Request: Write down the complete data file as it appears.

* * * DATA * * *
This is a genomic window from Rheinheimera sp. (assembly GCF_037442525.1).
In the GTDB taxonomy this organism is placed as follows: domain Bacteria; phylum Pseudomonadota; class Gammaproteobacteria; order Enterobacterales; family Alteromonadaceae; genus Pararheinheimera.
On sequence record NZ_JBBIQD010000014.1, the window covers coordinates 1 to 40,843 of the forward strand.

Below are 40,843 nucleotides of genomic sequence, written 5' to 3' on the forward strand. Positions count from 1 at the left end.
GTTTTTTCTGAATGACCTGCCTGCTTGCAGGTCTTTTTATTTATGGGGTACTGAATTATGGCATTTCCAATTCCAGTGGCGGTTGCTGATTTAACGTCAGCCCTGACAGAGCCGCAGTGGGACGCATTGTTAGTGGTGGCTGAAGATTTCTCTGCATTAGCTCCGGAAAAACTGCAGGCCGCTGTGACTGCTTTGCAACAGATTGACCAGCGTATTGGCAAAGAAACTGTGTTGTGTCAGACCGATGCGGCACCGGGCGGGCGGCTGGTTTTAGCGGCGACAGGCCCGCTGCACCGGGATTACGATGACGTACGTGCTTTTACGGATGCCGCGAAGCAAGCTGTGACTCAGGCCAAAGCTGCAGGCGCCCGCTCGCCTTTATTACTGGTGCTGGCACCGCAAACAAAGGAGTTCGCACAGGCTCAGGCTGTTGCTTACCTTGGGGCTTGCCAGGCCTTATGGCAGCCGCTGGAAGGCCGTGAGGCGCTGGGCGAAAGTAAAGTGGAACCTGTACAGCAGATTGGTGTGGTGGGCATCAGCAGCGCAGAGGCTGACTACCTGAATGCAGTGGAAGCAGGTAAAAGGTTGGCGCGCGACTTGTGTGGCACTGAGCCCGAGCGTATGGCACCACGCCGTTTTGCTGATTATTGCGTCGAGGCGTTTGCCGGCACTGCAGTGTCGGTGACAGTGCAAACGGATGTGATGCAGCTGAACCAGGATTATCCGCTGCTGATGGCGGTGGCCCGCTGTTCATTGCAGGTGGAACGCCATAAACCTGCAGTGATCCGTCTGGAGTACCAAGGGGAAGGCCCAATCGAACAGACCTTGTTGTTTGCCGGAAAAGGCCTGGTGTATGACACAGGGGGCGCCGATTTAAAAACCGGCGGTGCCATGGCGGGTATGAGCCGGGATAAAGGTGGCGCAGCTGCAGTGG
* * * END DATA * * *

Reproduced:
This is a genomic window from Rheinheimera sp. (assembly GCF_037442525.1).
In the GTDB taxonomy this organism is placed as follows: domain Bacteria; phylum Pseudomonadota; class Gammaproteobacteria; order Enterobacterales; family Alteromonadaceae; genus Pararheinheimera.
On sequence record NZ_JBBIQD010000014.1, the window covers coordinates 1 to 40,843 of the forward strand.

Below are 40,843 nucleotides of genomic sequence, written 5' to 3' on the forward strand. Positions count from 1 at the left end.
GTTTTTTCTGAATGACCTGCCTGCTTGCAGGTCTTTTTATTTATGGGGTACTGAATTATGGCATTTCCAATTCCAGTGGCGGTTGCTGATTTAACGTCAGCCCTGACAGAGCCGCAGTGGGACGCATTGTTAGTGGTGGCTGAAGATTTCTCTGCATTAGCTCCGGAAAAACTGCAGGCCGCTGTGACTGCTTTGCAACAGATTGACCAGCGTATTGGCAAAGAAACTGTGTTGTGTCAGACCGATGCGGCACCGGGCGGGCGGCTGGTTTTAGCGGCGACAGGCCCGCTGCACCGGGATTACGATGACGTACGTGCTTTTACGGATGCCGCGAAGCAAGCTGTGACTCAGGCCAAAGCTGCAGGCGCCCGCTCGCCTTTATTACTGGTGCTGGCACCGCAAACAAAGGAGTTCGCACAGGCTCAGGCTGTTGCTTACCTTGGGGCTTGCCAGGCCTTATGGCAGCCGCTGGAAGGCCGTGAGGCGCTGGGCGAAAGTAAAGTGGAACCTGTACAGCAGATTGGTGTGGTGGGCATCAGCAGCGCAGAGGCTGACTACCTGAATGCAGTGGAAGCAGGTAAAAGGTTGGCGCGCGACTTGTGTGGCACTGAGCCCGAGCGTATGGCACCACGCCGTTTTGCTGATTATTGCGTCGAGGCGTTTGCCGGCACTGCAGTGTCGGTGACAGTGCAAACGGATGTGATGCAGCTGAACCAGGATTATCCGCTGCTGATGGCGGTGGCCCGCTGTTCATTGCAGGTGGAACGCCATAAACCTGCAGTGATCCGTCTGGAGTACCAAGGGGAAGGCCCAATCGAACAGACCTTGTTGTTTGCCGGAAAAGGCCTGGTGTATGACACAGGGGGCGCCGATTTAAAAACCGGCGGTGCCATGGCGGGTATGAGCCGGGATAAAGGTGGCGCAGCTGCAGTGG